The International Lunar Research Park (ILRP), which Aldrin describes in the article, is “a concept to build through a three phase approach a multi-national, multi-use robotic and human research park on the Moon as an enduring oasis for humanity and as a springboard to advance exploration and development of NEOs [near-Earth objects] and Mars,” says the consortium’s website.
The ILRP aims to be a stepping-stone on the way to and a sandbox in which to prepare for further space exploration. “Between the flags and footprints of Apollo
and the suburbs of Luna City,” the site says, “there needs to be The Next Giant Leap: beginning human settlement of another world.”
To learn more about the timeline, the three phases of the ILRP’s development, and the organization’s progress so far, visit its website.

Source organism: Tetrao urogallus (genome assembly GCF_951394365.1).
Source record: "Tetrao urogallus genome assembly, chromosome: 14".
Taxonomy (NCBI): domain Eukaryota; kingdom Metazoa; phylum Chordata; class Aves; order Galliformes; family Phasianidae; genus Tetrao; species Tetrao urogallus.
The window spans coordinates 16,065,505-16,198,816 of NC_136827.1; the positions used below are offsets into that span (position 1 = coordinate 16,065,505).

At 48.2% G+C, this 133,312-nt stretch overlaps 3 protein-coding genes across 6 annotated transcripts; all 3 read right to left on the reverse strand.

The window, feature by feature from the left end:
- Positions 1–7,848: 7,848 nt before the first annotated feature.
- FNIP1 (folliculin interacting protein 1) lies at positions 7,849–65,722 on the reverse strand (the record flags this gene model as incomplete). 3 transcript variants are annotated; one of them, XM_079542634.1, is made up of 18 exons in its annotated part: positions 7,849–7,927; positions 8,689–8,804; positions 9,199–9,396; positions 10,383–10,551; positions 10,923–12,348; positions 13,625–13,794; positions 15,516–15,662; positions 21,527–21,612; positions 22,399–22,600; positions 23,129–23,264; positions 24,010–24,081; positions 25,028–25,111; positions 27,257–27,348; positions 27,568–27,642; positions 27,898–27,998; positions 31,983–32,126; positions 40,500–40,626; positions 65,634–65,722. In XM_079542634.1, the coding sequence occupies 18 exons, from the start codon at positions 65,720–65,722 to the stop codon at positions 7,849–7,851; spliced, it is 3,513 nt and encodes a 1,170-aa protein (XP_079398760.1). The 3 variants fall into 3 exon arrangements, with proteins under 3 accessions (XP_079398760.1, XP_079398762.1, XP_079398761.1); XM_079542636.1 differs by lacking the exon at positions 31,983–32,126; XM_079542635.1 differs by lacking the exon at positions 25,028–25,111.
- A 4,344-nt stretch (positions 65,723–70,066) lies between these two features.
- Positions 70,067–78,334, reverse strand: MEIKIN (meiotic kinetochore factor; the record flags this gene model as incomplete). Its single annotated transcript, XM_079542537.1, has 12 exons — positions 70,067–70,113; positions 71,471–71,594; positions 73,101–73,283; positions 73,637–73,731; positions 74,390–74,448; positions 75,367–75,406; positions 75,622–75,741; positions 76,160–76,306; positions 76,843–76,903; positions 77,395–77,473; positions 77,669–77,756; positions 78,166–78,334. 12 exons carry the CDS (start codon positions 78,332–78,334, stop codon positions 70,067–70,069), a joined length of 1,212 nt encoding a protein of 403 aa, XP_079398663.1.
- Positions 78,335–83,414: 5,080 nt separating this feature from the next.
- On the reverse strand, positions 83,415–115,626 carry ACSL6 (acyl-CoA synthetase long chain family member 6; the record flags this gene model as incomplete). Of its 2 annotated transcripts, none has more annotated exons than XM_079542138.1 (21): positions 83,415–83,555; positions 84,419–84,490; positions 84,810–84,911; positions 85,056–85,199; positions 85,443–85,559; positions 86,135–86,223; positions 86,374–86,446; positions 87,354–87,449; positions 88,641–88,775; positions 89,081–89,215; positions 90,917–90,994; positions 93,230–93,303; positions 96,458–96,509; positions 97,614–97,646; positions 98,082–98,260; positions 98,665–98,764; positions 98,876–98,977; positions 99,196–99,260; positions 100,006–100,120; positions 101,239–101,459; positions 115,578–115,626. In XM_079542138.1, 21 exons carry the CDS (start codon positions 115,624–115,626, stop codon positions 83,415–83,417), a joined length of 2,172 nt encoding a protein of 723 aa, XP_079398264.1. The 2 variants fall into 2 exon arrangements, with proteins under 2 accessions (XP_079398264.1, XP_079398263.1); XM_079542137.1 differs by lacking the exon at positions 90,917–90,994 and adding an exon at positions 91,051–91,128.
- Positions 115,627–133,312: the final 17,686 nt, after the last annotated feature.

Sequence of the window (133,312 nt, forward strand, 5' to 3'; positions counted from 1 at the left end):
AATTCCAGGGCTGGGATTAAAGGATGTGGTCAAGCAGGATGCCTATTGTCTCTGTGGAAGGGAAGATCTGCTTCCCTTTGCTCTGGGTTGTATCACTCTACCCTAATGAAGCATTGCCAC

Meanwhile, the Pacific International Space Center for Exploration Systems (PISCES), located in Hilo, Hawaii, and also mentioned in Aldrin’s article, is “an international research and education center dedicated to the development, verification and validation of new technologies needed for operations on the Moon, Mars and beyond.”
Because Hawaii’s terrain is similar to that of the Moon and Mars, the island state provides a perfect testing ground for the lunar rovers of the future. Eventually, the center will provide a full-size version of a future lunar outpost. In the meantime, it is home to research laboratories, education and outreach programs, and Moon-analog proving grounds.
Teams participating in the Google Lunar X Prize — which you can read about in detail here — will test their rovers at PISCES’ sites. Currently, 23 teams are competing to see who can be the first to build and launch a rover that can travel 1,640 feet (500 meters) on the Moon’s surface and send video, images, and data back to Earth. The winners will receive $30 million in prizes.
With the combined visions and financial support of organizations and programs like the ILRP, PISCES, and the Google Lunar X Prize, humans could be back on the Moon in no time flat, astronomically speaking.